Cultural appropriation: homage or theft?Saturday 22 October, 10.00 - 11.30 , Conservatory Culture Wars
From rows over repatriating artefacts in Western museum collections to controversies over alleged ‘cultural appropriation’ at college parties and music festivals of garb such as sombreros and native American headdresses, the argument over who owns culture has become louder of late. There are growing demands for Western cultural institutions to repatriate art and artefacts that ended up in museums during the colonial era, to their countries of origin. There have long been demands for the repatriation of artefacts such as the Elgin marbles which were taken in dubious circumstances or the Benin bronzes which were carried off as war booty, but demands have now widened to calls for the return of pieces which were given as gifts such as the Nefertiti Bust in Berlin’s Neues Museum, or bought such as the Mausoleum at Halicarnassus at the British Museum. Should museums acquiesce to these demands or would that undermine their universalist mission as repositories of world history? Some argue such artifacts belong to all of humanity and not just those in the geographical area where they were created, but is this just a convenient excuse for holding onto cultural booty?
And while Minstrel performers in blackface have long been considered beyond the pale in entertainment, recently the scope of what is considered offensive mimicry of other cultures has grown wider. Ire is directed at the fashion choices of popstars, such as Justin Bieber for sporting dreadlocks and Beyoncé for wearing a sari and henna tattoos. Meanwhile yoga classes at the University of Ottawa in Canada were cancelled late last year after they were accused of perpetuating ‘oppression, cultural genocide … colonialism and western supremacy’ over Indian culture. While the Museum of Fine Arts Boston was branded ‘racist and imperialist’ and sparked protests when it allowed visitors to try on replicas of 19th century Japanese kimonos. A welcome new sensitivity to cultural difference, or political correctness gone mad?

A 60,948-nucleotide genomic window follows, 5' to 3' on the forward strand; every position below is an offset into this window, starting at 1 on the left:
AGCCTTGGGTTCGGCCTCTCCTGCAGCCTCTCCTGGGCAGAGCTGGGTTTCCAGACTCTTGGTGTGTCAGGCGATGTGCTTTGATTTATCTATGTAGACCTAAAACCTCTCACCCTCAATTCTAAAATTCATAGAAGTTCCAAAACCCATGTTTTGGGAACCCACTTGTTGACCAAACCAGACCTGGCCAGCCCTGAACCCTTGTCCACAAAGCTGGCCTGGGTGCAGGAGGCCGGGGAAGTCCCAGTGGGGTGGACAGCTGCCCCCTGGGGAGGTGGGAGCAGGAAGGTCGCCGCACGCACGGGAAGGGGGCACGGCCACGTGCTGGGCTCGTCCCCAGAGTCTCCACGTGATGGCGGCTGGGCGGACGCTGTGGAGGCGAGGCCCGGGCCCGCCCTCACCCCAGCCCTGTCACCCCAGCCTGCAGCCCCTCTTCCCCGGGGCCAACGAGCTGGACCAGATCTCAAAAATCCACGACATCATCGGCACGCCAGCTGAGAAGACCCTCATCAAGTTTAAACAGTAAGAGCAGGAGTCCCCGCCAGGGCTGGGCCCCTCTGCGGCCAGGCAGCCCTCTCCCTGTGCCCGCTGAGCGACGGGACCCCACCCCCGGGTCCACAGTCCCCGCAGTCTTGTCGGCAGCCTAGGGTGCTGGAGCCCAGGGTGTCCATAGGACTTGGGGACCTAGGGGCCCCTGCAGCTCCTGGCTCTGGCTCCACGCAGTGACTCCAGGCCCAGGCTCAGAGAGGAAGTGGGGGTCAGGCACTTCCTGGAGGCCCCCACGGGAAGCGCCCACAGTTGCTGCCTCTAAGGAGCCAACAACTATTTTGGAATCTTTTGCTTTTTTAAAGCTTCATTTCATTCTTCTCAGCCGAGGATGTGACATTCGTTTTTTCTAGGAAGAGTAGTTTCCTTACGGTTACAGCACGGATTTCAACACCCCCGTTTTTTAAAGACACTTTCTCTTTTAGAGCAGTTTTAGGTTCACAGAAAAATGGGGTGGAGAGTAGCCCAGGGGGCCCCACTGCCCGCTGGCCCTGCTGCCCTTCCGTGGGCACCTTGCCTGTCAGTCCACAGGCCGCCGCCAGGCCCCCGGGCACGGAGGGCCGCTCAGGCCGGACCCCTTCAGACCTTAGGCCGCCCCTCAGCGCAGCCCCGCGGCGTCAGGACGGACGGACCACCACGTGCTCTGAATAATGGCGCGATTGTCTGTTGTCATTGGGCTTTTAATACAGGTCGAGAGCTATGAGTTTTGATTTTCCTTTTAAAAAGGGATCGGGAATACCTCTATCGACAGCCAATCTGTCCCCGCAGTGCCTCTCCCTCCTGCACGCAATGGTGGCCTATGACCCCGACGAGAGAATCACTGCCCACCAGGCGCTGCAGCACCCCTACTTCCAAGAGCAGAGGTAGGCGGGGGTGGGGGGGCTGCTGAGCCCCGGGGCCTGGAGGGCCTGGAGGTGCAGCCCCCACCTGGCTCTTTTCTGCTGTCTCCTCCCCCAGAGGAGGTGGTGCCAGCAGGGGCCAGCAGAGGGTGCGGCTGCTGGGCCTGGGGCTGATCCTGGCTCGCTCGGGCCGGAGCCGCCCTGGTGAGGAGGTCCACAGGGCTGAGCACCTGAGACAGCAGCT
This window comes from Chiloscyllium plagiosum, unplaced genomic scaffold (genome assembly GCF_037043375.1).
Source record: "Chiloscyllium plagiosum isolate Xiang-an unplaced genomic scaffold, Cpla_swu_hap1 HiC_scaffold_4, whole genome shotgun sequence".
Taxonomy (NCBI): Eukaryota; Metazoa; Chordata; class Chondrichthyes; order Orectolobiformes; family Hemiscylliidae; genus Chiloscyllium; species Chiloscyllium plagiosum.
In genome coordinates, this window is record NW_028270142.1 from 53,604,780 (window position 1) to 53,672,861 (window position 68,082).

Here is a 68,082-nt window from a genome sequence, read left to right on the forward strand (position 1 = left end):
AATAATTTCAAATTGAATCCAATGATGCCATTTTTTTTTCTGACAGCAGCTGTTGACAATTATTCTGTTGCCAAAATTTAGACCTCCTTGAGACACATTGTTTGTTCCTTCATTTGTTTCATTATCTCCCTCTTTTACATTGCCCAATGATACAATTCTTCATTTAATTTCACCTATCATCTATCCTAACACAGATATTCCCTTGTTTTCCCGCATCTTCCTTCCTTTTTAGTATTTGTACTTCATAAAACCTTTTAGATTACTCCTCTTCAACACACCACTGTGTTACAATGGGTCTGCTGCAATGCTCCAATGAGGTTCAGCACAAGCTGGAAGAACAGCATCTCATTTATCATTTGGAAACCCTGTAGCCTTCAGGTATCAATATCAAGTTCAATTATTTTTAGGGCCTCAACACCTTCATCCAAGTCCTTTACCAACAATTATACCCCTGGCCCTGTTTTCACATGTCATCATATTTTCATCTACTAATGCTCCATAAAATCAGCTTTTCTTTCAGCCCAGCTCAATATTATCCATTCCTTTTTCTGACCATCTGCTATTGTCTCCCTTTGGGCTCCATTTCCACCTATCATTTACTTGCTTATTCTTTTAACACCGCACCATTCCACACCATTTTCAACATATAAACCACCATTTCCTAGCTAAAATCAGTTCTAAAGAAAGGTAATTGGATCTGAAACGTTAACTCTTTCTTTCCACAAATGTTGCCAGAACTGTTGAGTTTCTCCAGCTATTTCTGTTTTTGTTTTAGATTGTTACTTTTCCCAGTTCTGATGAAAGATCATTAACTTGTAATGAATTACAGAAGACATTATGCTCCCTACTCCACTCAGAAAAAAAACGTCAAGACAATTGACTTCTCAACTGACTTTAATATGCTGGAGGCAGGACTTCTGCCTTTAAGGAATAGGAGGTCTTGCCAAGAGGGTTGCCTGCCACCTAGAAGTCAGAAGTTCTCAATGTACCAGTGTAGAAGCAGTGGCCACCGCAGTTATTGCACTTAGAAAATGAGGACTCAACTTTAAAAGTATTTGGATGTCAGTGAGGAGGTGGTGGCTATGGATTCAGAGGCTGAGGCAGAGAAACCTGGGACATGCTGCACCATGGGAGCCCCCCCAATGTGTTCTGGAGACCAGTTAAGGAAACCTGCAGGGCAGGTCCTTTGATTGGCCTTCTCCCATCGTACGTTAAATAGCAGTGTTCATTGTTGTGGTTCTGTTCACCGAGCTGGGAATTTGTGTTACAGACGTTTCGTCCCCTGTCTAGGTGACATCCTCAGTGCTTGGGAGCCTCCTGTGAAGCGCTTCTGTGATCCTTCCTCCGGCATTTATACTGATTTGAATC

More generally, are assertions of cultural ownership of certain practices, dress and historical artefacts a way of addressing historical wrongs perpetrated by the West on colonised peoples? Or do such demands seek to define us into neat cultural boxes whose borders can never be crossed and hence divide us move than bring us together?
writer and broadcaster; author, Keeping Their Marbles: how treasures of the past ended up in museums and why they should stay there
singer, writer and performer; CDs include, The Man in the Long Black Coat and From Stockport to Memphis
professor of philosophy, University of Hertfordshire
social psychologist & lecturer, Goldsmiths, University of London
executive director, Illinois Humanities; former City of Chicago’s deputy arts commissioner
A Point of View: When does borrowing from other cultures become 'appropriation'?, BBC News, March 2016
http://www.independent.co.uk/student/news/black-san-francisco-student-filmed-harassing-white-student-because-of-his-dreadlocks-i, Aftab Ali, Independent, March 2016
What's wrong with cultural appropriation, Kat Blaque, Kat Blaque / YouTube, October 2015
Bieber's dreadlocks: Appropriation or appreciation? , Kirsty Wark, BBC Newsnight / YouTube, April 2016
What's The Difference Between Inspiration & Insult?, Dodai Stewart, Jezebel, September 2008
The Difference Between Cultural Exchange and Cultural Appropriation, Jarune Uwujaren, everyday feminism, September 2013
Lionel Shriver's full speech: 'I hope the concept of cultural appropriation is a passing fad', Lionel Shriver, Guardian, September 2016
As Lionel Shriver made light of identity, I had no choice but to walk out on her, Yassmin Abdel-Magied, Guardian, September 2016
Lionel Shriver is right, Izzy Lyons, Spiked, September 2016